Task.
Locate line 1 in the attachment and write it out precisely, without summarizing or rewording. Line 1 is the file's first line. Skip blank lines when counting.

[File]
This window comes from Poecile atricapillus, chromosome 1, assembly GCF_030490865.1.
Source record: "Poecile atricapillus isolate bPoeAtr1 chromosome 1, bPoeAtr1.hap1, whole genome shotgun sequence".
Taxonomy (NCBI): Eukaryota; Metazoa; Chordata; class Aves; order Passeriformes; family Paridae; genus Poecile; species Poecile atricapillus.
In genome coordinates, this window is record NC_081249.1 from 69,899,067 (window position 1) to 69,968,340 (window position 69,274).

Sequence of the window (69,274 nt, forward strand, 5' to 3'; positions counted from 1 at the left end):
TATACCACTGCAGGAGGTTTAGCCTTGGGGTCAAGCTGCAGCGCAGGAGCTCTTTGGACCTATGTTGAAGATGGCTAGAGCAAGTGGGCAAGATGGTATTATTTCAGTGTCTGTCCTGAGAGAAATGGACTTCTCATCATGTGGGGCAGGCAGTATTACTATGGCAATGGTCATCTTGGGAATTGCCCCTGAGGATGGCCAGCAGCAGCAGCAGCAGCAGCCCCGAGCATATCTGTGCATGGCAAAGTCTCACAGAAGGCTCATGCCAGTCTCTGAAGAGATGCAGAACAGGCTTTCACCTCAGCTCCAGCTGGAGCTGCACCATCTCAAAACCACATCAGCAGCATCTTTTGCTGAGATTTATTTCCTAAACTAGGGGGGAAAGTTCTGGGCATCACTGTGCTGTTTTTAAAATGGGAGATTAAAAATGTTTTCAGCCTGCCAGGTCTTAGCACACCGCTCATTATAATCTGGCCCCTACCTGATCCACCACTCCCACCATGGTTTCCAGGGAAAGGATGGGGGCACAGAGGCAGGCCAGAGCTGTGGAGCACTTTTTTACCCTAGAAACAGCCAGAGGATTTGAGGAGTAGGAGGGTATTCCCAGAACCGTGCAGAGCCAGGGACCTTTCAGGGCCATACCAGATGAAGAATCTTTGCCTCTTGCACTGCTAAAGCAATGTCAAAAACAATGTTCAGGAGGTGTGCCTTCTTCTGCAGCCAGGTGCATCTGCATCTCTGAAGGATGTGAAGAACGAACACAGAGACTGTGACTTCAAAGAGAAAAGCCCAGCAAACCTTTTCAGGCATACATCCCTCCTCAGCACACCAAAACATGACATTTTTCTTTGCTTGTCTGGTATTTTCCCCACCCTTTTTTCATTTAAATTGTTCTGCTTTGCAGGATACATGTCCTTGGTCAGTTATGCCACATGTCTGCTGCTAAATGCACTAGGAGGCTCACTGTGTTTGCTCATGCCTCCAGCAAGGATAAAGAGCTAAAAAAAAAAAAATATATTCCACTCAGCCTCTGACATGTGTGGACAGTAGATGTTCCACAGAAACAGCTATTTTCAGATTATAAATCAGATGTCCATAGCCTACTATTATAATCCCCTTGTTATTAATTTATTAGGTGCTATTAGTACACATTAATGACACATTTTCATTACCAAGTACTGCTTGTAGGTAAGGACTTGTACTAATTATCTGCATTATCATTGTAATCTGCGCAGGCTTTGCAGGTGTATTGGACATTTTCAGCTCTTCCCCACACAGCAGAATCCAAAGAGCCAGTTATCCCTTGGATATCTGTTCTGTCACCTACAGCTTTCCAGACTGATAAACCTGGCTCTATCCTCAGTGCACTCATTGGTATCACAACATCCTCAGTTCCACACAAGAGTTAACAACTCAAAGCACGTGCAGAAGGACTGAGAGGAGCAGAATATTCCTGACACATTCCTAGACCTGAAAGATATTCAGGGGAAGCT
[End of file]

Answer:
This window comes from Poecile atricapillus, chromosome 1, assembly GCF_030490865.1.